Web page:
Using the -q Flag
-q flag is for making sure that
zip won’t return a message when it does its thing.
zip -q archive.zip text_file.txt
It’s useful when you’re using the
zip command with a script. But if you’re using this by yourself, you might want to avoid using the
-q flag since you won’t know if the the archiving process was successful without checking with the
Using the -T Flag
Some files Some ZIP files can get corrupted during download – it happens. You can use the
-T flag to check the integrity so you would know if it really is a broken file or you’re just inputting the wrong password.
zip -T archive.zip
This is pretty important when downloading large files like OS images. For files like these, you can successfully burn them into a live USB and end up with errors once you run the image file on your machine. The same goes with videos and music that get cut-up parts in random places.
Using the -u Flag
If you wanted to add a new file into an existing ZIP file, you can use the
zip -u archive.zip new_file.txt
You can also add more files by adding them after the first file, as if you were using the
zip command normally to make a new ZIP archive.
Using the -e Flag
If you want to add a password, you need to use the
-e flag. This option only applies the password and encryption into the file you add into the ZIP file within its command, so previous files will remain unencrypted if you use this with the
zip -e archive.zip text_file.txt
The great thing about ZIP files is that the password-making process also adds an extra layer of protection besides giving access. Your password works like a digital signature which is used to decrypt an extra encryption layer added into the ZIP file.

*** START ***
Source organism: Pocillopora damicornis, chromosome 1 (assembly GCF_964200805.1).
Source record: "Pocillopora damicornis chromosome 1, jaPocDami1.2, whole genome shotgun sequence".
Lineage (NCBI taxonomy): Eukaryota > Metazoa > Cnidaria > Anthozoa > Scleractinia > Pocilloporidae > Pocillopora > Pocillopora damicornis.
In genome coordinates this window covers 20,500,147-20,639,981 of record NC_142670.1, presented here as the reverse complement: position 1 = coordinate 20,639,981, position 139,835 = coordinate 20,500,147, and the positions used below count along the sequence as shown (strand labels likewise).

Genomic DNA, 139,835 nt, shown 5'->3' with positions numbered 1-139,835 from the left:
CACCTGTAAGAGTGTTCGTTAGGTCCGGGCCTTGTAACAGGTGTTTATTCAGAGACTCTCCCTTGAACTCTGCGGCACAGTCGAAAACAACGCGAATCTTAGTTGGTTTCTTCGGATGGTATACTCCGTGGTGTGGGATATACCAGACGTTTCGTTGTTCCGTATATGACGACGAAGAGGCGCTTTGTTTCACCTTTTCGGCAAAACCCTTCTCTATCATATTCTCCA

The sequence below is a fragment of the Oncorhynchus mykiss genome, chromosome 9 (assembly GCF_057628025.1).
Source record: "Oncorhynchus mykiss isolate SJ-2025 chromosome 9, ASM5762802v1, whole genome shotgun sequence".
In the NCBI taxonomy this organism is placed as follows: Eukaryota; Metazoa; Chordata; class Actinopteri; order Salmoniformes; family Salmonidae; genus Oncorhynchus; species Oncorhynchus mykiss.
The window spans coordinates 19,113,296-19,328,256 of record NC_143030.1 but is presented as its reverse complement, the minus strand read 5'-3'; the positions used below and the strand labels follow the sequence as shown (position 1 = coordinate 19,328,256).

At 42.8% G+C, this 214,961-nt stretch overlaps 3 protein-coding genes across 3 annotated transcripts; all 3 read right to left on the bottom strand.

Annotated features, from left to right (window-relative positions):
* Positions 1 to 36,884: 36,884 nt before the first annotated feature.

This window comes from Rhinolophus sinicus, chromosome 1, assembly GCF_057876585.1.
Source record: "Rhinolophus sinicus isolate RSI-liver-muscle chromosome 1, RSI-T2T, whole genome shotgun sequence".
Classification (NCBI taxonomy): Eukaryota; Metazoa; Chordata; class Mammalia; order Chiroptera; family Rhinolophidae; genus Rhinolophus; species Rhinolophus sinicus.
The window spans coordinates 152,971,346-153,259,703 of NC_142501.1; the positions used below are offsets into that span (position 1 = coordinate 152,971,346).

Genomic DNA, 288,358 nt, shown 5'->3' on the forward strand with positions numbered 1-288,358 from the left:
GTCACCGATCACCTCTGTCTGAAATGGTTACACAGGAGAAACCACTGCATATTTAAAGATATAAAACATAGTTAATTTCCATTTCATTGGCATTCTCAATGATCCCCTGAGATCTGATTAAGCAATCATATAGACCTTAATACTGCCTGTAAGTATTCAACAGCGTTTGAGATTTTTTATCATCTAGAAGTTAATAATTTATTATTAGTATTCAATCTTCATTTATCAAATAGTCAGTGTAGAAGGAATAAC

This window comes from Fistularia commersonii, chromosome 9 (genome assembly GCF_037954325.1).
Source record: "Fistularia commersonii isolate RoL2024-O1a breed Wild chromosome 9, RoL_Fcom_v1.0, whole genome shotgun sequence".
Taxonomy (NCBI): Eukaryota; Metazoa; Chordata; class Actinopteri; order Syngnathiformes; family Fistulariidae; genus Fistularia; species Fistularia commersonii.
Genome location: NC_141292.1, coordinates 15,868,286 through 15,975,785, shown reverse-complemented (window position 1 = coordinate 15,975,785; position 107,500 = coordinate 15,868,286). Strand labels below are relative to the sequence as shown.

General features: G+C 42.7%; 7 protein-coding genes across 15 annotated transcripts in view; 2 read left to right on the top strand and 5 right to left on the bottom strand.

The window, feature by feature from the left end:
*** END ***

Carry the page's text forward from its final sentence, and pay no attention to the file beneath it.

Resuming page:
Using the -m Flag
-m flag deletes the original file after it gets archived into the ZIP file. Think of this as automating an extra step so you won’t have to remove it by yourself.
zip -m archive.zip text_file.txt
One important bit to remember though: the
-m flag deletes files in such a way that makes it impossible to recover them without using a file restoration tool. So be sure to keep a backup, or just remove things manually using the rm command instead.
How to Zip a Folder in Linux Using the Zip Command
If you use the
zip command on a raw folder, you’ll be left with a folder that does not contain any files at all. Whenever you are trying to zip a folder, you need to use the
Using the -r Flag
-r flag, aka recursive, goes through each content of a folder and its subfolders and archives every single one into the ZIP file. It will also retain the current structure of each subfolder.
zip -r archive.zip my_folder
This also works if you want to archive everything within the current folder. Just replace
./ and it will change its target to everything within the current one.
zip -r archive.zip ./
Furthermore, you can use this alongside the
-u flag to include folders and their contents into an existing ZIP file.
zip -r -u archive.zip another_folder